Reminiscing now, well over 50 years ago, I would have made a scene so that my mom knew then how much she was my world. I will forever be an unapologetic momma’s boy. I am thankful that I have had the opportunity to tell her that over the years. She is 87 now and I still talk about the past with her and how much she means to me.

I did not know it at the time, but this would be the last time my mom ever took me to school on the first day.

These things took place right there in my small hometown.

When people ask me where I am from… I proudly say from “there”.

I know where “there” is.

I am forever grateful for growing up “there”.

It’s important to know that “there” made up who I was, who I would become and who I am today.

Do you know where your “there” is?

 

Daydream Believer

The music of The Monkees has been my friend for over fifty years.

As a six-year-old kid infatuated with these fun-loving characters on my TV screen; I know how much The Monkees have always meant to me. Whatever man I am, whatever person I try to be, watching The Monkees, and listening tImage result for The MOnkeeso The Monkees, was an essential part of growing up.

In fact, unashamedly I admit, while it would be cooler to say it was The Beatles or some other classic act, The Monkees were the first “album” I ever bought. 

I’m a believer.

Doesn’t it feel good to say that?

Doesn’t it feel good to acknowledge that giddy feeling of joy that wells up within you when you hear a terrific, transcendent pop song on the radio?

How many times did I sing along with, “Daydream Believer”?

I couldn’t even begin to guess. 

Isn’t it great to let the music fill you with that grand, unspoken sensation of freedom, to turn the volume up as loud as you can, and just sing along, even if you don’t really know all the words?

Your troubles don’t vanish; your cares won’t slip away; woImage result for The MOnkeesrk still has to be done, your heart still requires mending, and your body and soul still shudder from the unnamed ache that never quite surrenders its grip. But for approximately two minutes and fifty-nine seconds, you are able to disappear from what’s wrong in the world.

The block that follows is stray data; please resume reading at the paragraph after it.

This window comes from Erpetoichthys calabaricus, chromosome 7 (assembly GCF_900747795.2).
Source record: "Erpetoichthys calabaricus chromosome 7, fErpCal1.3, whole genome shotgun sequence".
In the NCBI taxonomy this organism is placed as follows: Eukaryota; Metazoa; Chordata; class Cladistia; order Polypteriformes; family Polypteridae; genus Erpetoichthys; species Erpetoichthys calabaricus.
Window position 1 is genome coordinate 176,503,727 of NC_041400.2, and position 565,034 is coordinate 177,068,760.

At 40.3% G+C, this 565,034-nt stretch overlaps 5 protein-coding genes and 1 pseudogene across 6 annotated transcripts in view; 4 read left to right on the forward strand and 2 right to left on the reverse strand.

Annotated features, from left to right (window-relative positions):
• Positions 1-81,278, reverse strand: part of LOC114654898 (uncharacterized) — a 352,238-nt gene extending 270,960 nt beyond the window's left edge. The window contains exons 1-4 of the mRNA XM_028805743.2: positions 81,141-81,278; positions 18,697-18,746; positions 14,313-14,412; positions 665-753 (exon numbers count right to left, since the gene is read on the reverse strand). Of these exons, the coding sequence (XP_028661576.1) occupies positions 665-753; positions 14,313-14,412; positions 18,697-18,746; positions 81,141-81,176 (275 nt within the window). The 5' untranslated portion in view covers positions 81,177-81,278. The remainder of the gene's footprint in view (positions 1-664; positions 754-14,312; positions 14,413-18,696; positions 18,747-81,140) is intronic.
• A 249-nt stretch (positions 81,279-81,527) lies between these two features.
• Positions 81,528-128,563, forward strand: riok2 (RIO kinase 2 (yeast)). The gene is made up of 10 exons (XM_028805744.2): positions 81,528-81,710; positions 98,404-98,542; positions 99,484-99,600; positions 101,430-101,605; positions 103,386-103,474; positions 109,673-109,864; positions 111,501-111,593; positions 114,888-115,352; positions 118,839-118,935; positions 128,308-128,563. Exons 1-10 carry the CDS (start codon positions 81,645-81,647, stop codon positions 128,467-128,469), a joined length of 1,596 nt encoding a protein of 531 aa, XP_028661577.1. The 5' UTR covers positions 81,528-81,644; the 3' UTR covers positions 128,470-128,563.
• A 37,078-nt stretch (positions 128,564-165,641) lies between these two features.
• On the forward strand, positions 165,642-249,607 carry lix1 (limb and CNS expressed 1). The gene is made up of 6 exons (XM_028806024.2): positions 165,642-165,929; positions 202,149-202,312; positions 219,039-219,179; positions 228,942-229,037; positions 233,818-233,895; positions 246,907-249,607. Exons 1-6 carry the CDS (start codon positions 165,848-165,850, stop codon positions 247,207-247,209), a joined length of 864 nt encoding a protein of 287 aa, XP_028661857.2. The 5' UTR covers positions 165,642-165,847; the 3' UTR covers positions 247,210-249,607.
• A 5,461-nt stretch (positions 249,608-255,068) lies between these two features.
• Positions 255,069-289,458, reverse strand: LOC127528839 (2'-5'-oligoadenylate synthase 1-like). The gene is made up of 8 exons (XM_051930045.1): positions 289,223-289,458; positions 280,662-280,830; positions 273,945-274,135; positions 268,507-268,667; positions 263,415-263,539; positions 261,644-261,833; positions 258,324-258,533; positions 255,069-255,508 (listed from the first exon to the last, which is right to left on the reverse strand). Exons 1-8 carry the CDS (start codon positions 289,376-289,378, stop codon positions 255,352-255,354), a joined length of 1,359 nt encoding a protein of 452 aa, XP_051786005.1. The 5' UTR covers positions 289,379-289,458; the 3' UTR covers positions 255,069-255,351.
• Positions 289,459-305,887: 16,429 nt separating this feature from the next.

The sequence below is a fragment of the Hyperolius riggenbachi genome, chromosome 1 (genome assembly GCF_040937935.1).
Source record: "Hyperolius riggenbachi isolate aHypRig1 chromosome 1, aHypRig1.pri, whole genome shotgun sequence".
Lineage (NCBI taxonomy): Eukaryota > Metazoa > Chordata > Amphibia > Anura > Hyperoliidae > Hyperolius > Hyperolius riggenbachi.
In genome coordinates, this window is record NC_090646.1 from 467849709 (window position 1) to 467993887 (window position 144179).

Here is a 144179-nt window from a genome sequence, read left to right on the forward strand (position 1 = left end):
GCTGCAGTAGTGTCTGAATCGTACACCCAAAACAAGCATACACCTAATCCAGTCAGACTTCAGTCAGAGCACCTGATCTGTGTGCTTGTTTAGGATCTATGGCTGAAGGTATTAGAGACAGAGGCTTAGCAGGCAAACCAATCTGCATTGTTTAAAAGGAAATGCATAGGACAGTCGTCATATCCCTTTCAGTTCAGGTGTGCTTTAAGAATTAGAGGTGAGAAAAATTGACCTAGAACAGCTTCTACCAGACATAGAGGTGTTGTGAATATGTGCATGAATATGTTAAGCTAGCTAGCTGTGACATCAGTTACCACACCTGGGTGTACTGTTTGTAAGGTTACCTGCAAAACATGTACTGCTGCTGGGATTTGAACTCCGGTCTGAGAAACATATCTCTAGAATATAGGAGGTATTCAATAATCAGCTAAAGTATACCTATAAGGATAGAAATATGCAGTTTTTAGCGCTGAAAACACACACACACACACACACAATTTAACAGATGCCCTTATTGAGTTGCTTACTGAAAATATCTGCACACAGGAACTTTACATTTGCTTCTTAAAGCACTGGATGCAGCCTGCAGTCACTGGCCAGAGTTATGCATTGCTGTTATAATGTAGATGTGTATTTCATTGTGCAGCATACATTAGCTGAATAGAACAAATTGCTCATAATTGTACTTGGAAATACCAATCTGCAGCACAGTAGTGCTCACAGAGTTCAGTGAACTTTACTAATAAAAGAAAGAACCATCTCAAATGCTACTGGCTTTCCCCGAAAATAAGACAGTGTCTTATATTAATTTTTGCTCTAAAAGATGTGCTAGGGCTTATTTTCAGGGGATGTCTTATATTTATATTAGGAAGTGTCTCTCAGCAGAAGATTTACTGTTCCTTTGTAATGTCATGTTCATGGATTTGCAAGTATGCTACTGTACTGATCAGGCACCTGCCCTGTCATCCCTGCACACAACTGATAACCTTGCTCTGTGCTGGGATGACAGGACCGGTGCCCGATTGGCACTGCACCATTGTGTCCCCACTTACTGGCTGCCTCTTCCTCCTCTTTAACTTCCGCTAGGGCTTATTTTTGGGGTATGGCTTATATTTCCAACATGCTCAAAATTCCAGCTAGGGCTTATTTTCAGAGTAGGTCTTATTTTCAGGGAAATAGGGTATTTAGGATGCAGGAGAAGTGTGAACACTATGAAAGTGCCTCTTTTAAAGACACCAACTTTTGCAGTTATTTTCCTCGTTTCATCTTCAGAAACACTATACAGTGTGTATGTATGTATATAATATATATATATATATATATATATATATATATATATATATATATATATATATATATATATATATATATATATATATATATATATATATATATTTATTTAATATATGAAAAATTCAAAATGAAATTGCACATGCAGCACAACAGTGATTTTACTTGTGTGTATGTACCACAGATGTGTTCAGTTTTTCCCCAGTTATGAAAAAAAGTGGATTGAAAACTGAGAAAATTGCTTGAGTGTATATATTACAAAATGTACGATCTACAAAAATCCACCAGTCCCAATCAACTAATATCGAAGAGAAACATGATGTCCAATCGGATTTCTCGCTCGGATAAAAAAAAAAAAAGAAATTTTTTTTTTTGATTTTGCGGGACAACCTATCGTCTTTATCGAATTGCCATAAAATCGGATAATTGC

What a gift that Micky Dolenz, Davy Jones, Peter Tork, and Michael Nesmith were to my childhood.

Vivid memories as a child still remain. I was five years old when The Monkees debuted on the charts and TV screens in 1966, with a # 1 hit single called “Last Train To Clarksville” and a vibrant weekly show.

I didn’t know they weren’t cool. Because, obviously, they were cool: they were like a magic, irresistible combination of Batman and The Beatles—and really, in the ’60s, what could be cooler than that?

The Rock and Roll Hall of Fame wasn’t created to validate the tastes of clueless five-year-old kids from Oak Harbor, Ohio.

That’s fair.

The Hall of Fame is a celebration of rock ‘n’ roll music, an embrace of its history and the people who made it happen. It’s a tribute to the power of that music, to rock’s ability to express and embody rebellion, to break down barriers, to inspire, https://i2.wp.com/andrew-wittman.com/wp-content/uploads/2013/09/Daydream-believer.jpgto transcend, to elevate, to unite. It’s about more than catchy pop songs, more than a manufactured image, more than photogenic faces on the cover of a teen magazine. It means something. It matters.

But you wanna know something? It turns out The Monkees somehow did all of that. The Monkees rebelled. The Monkees broke down barriers. The Monkees inspired, transcended, elevated, united. The Monkees meant something. The Monkees mattered.

The Monkees were also influential. More than any other act—even more than The Beatles—The Monkees brought the burgeoning ’60s counter-culture into everyday American living rooms, via their weekly TV showcase. They had long hair. They brandished peace symbols.

The Monkees’ popularity is indisputable fact: # 1 singles, # 1 albums, the best-selling musical act of 1967, believe it or not, outselling The Beatles and The Rolling Stones combined. Don’t believe?  Look it up.

I’m a believer.

This shouldn’t be true—this was supposed to be soundtrack music for a TV sitcom, for God’s sake—but the evidence is there, and it’s been there from the start.

The evidence will make a believer out of you, too.